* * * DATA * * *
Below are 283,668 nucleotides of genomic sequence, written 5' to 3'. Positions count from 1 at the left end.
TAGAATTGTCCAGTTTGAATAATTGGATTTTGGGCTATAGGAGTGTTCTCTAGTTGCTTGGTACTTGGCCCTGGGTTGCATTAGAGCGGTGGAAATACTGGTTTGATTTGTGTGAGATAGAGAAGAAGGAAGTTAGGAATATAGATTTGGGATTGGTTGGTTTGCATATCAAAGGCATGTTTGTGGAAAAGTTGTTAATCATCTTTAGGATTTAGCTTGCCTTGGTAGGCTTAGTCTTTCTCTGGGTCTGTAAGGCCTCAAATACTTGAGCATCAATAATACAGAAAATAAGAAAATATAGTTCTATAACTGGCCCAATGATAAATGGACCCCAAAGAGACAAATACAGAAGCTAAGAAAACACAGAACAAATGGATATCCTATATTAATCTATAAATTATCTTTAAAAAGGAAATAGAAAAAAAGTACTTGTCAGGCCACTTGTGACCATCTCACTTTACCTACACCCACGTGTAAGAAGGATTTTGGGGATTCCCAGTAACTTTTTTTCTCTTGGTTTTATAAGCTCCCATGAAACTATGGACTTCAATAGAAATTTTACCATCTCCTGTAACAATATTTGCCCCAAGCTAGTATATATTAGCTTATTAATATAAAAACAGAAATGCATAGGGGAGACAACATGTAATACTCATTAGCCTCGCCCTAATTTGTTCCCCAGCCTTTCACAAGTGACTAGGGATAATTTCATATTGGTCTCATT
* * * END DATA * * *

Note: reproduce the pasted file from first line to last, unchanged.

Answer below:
Below are 283,668 nucleotides of genomic sequence, written 5' to 3'. Positions count from 1 at the left end.
TAGAATTGTCCAGTTTGAATAATTGGATTTTGGGCTATAGGAGTGTTCTCTAGTTGCTTGGTACTTGGCCCTGGGTTGCATTAGAGCGGTGGAAATACTGGTTTGATTTGTGTGAGATAGAGAAGAAGGAAGTTAGGAATATAGATTTGGGATTGGTTGGTTTGCATATCAAAGGCATGTTTGTGGAAAAGTTGTTAATCATCTTTAGGATTTAGCTTGCCTTGGTAGGCTTAGTCTTTCTCTGGGTCTGTAAGGCCTCAAATACTTGAGCATCAATAATACAGAAAATAAGAAAATATAGTTCTATAACTGGCCCAATGATAAATGGACCCCAAAGAGACAAATACAGAAGCTAAGAAAACACAGAACAAATGGATATCCTATATTAATCTATAAATTATCTTTAAAAAGGAAATAGAAAAAAAGTACTTGTCAGGCCACTTGTGACCATCTCACTTTACCTACACCCACGTGTAAGAAGGATTTTGGGGATTCCCAGTAACTTTTTTTCTCTTGGTTTTATAAGCTCCCATGAAACTATGGACTTCAATAGAAATTTTACCATCTCCTGTAACAATATTTGCCCCAAGCTAGTATATATTAGCTTATTAATATAAAAACAGAAATGCATAGGGGAGACAACATGTAATACTCATTAGCCTCGCCCTAATTTGTTCCCCAGCCTTTCACAAGTGACTAGGGATAATTTCATATTGGTCTCATT